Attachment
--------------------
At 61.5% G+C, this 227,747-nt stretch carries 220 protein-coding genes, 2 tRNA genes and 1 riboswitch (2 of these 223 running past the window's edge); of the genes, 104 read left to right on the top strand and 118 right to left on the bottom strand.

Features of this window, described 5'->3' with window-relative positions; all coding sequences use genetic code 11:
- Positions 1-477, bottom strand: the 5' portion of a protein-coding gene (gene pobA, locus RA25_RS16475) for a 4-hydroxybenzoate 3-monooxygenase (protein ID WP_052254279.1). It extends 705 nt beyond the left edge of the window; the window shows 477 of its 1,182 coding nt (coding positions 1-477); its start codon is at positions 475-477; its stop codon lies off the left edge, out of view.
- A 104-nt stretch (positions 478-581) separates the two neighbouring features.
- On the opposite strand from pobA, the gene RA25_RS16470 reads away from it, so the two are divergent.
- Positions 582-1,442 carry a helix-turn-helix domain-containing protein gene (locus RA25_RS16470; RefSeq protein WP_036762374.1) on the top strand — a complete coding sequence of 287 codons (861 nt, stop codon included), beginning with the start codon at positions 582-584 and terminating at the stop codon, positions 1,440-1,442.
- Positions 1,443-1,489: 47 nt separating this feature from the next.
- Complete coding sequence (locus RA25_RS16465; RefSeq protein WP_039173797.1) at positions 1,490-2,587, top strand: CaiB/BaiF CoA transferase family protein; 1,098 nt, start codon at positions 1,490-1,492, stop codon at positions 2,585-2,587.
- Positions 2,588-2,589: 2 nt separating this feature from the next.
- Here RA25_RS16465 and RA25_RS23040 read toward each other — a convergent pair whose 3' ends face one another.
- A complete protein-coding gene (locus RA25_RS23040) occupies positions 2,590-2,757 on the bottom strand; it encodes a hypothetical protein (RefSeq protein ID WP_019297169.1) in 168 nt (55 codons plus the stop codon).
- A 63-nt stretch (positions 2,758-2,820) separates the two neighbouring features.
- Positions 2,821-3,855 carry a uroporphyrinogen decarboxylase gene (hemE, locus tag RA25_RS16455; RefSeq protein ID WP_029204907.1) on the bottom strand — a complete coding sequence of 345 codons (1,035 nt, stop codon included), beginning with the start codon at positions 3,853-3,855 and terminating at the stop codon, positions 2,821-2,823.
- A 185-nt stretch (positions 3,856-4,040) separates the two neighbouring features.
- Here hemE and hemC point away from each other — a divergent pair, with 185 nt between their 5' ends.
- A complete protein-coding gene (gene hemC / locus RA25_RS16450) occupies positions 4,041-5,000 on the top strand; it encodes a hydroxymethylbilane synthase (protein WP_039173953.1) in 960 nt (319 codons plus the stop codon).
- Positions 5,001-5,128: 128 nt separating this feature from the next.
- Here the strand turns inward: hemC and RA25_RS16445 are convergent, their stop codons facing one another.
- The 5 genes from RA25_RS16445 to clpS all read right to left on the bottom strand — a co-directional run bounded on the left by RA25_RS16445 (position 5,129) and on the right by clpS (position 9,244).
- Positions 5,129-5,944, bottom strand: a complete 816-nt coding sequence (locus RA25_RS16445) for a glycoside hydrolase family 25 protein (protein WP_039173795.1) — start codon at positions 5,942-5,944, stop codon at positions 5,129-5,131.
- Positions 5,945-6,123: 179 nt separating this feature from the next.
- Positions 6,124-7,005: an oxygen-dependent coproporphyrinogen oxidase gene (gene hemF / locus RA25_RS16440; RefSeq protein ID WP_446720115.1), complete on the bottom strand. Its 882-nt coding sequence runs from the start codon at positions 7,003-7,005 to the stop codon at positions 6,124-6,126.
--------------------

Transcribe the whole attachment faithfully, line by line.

At 61.5% G+C, this 227,747-nt stretch carries 220 protein-coding genes, 2 tRNA genes and 1 riboswitch (2 of these 223 running past the window's edge); of the genes, 104 read left to right on the top strand and 118 right to left on the bottom strand.

Features of this window, described 5'->3' with window-relative positions; all coding sequences use genetic code 11:
- Positions 1-477, bottom strand: the 5' portion of a protein-coding gene (gene pobA, locus RA25_RS16475) for a 4-hydroxybenzoate 3-monooxygenase (protein ID WP_052254279.1). It extends 705 nt beyond the left edge of the window; the window shows 477 of its 1,182 coding nt (coding positions 1-477); its start codon is at positions 475-477; its stop codon lies off the left edge, out of view.
- A 104-nt stretch (positions 478-581) separates the two neighbouring features.
- On the opposite strand from pobA, the gene RA25_RS16470 reads away from it, so the two are divergent.
- Positions 582-1,442 carry a helix-turn-helix domain-containing protein gene (locus RA25_RS16470; RefSeq protein WP_036762374.1) on the top strand — a complete coding sequence of 287 codons (861 nt, stop codon included), beginning with the start codon at positions 582-584 and terminating at the stop codon, positions 1,440-1,442.
- Positions 1,443-1,489: 47 nt separating this feature from the next.
- Complete coding sequence (locus RA25_RS16465; RefSeq protein WP_039173797.1) at positions 1,490-2,587, top strand: CaiB/BaiF CoA transferase family protein; 1,098 nt, start codon at positions 1,490-1,492, stop codon at positions 2,585-2,587.
- Positions 2,588-2,589: 2 nt separating this feature from the next.
- Here RA25_RS16465 and RA25_RS23040 read toward each other — a convergent pair whose 3' ends face one another.
- A complete protein-coding gene (locus RA25_RS23040) occupies positions 2,590-2,757 on the bottom strand; it encodes a hypothetical protein (RefSeq protein ID WP_019297169.1) in 168 nt (55 codons plus the stop codon).
- A 63-nt stretch (positions 2,758-2,820) separates the two neighbouring features.
- Positions 2,821-3,855 carry a uroporphyrinogen decarboxylase gene (hemE, locus tag RA25_RS16455; RefSeq protein ID WP_029204907.1) on the bottom strand — a complete coding sequence of 345 codons (1,035 nt, stop codon included), beginning with the start codon at positions 3,853-3,855 and terminating at the stop codon, positions 2,821-2,823.
- A 185-nt stretch (positions 3,856-4,040) separates the two neighbouring features.
- Here hemE and hemC point away from each other — a divergent pair, with 185 nt between their 5' ends.
- A complete protein-coding gene (gene hemC / locus RA25_RS16450) occupies positions 4,041-5,000 on the top strand; it encodes a hydroxymethylbilane synthase (protein WP_039173953.1) in 960 nt (319 codons plus the stop codon).
- Positions 5,001-5,128: 128 nt separating this feature from the next.
- Here the strand turns inward: hemC and RA25_RS16445 are convergent, their stop codons facing one another.
- The 5 genes from RA25_RS16445 to clpS all read right to left on the bottom strand — a co-directional run bounded on the left by RA25_RS16445 (position 5,129) and on the right by clpS (position 9,244).
- Positions 5,129-5,944, bottom strand: a complete 816-nt coding sequence (locus RA25_RS16445) for a glycoside hydrolase family 25 protein (protein WP_039173795.1) — start codon at positions 5,942-5,944, stop codon at positions 5,129-5,131.
- Positions 5,945-6,123: 179 nt separating this feature from the next.
- Positions 6,124-7,005: an oxygen-dependent coproporphyrinogen oxidase gene (gene hemF / locus RA25_RS16440; RefSeq protein ID WP_446720115.1), complete on the bottom strand. Its 882-nt coding sequence runs from the start codon at positions 7,003-7,005 to the stop codon at positions 6,124-6,126.